Publications by authors named "Edward Wee Kwan Teo"

2 Publications

  • Page 1 of 1

Data-Driven Approach to Defining the Emergency Department Frequent Attender Using a Cohort of 10 Years.

J Acute Med 2018 Mar;8(1):6-16

Singapore General Hospital Department of Emergency Medicine Singapore.

Aims: To identify, based on the measure of resource utilization, the number of visits per calendar year that defines the emergency department (ED) frequent attender; and examine for significant trends in patient characteristics and outcomes which may support the use of our definition.

Materials And Methods: We conducted a retrospective observational study of electronic clinical records of all ED visits over a 10-year period from January 2005 to December 2014 to an urban tertiary general hospital. We defined the ED frequent attender based on the number of ED attendances per calendar year which would yield a patient group representing more than 20% of all patient visits. Chi-square tests were conducted on each categorical factor individually to assess if they were independent of time, and the Student's t-test was used to assess continuous variables on their association with being a frequent attender.

Results: 1.381 million attendance records were analyzed. Patients who attended three or more times per year accounted for about 22.1% of all attendances and were defined as frequent attenders. They were associated with higher triage acuity, complex chronic illnesses, greater 30-day mortality for patients with three to six visits, and increased markers of resource utilization, such as ambulance use (15.5% vs. 11.6%), time to disposition (180 vs. 155 minutes), admissions rate (47.4% vs. 30.7%) and inpatient length of stay (6 days vs. 4 days). All values were statistically significant ( < 0.001).

Conclusion: We have demonstrated a data-driven approach to defining an ED frequent attender. Frequent attenders are associated with increased resource utilization, more complex illness and may be associated with greater 30-day mortality rates.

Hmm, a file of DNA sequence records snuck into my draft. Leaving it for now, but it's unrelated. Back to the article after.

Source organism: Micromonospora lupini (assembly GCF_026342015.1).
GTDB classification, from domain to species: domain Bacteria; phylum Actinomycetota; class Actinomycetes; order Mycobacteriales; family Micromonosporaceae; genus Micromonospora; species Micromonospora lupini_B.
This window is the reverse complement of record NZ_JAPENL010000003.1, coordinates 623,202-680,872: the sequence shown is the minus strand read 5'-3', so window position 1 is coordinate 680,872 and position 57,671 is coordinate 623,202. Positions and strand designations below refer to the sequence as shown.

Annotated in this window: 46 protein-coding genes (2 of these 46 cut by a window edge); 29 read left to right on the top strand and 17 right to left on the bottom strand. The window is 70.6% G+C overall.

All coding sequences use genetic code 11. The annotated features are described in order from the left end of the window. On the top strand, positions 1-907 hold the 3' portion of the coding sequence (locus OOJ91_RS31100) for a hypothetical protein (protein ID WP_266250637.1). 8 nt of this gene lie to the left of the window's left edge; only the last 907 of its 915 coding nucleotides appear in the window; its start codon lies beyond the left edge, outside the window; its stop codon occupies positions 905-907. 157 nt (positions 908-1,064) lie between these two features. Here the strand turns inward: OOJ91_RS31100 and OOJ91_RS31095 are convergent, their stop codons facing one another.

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http://dx.doi.org/10.6705/j.jacme.201803_8(1).0002DOI Listing
http://www.ncbi.nlm.nih.gov/pmc/articles/PMC7517909PMC
March 2018

Association between the elderly frequent attender to the emergency department and 30-day mortality: A retrospective study over 10 years.

World J Emerg Med 2018 ;9(1):20-25

Department of Emergency Medicine, Singapore General Hospital, Singapore.

Background: To determine if elderly frequent attenders are associated with increased 30-day mortality, assess resource utilization by the elderly frequent attenders and identify associated characteristics that contribute to mortality.

Methods: Retrospective observational study of electronic clinical records of all emergency department (ED) visits over a 10-year period to an urban tertiary general hospital in Singapore. Patients aged 65 years and older, with 3 or more visits within a calendar year were identified. Outcomes measured include 30-day mortality, admission rate, admission diagnosis and duration spent at ED. Chi-square-tests were used to assess categorical factors and Student -test was used to assess continuous variables on their association with being a frequent attender. Univariate and multivariate logistic regressions were conducted on all significant independent factors on to the outcome variable (30-day mortality), to determine factor independent odds ratios of being a frequent attender.

Results: 1.381 million attendance records were analyzed. Elderly patients accounted for 25.5% of all attendances, of which 31.3% are frequent attenders. Their 30-day mortality rate increased from 4.0% in the first visit, to 8.8% in the third visit, peaking at 10.2% in the sixth visit. Factors associated with mortality include patients with neoplasms, ambulance utilization, male gender and having attended the ED the previous year.

Conclusion: Elderly attenders have a higher 30-day mortality risk compared to the overall ED population, with mortality risk more marked for frequent attenders. This study illustrates the importance and need for interventions to address frequent ED visits by the elderly, especially in an aging society.
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http://dx.doi.org/10.5847/wjem.j.1920-8642.2018.01.003DOI Listing
http://www.ncbi.nlm.nih.gov/pmc/articles/PMC5717371PMC
January 2018
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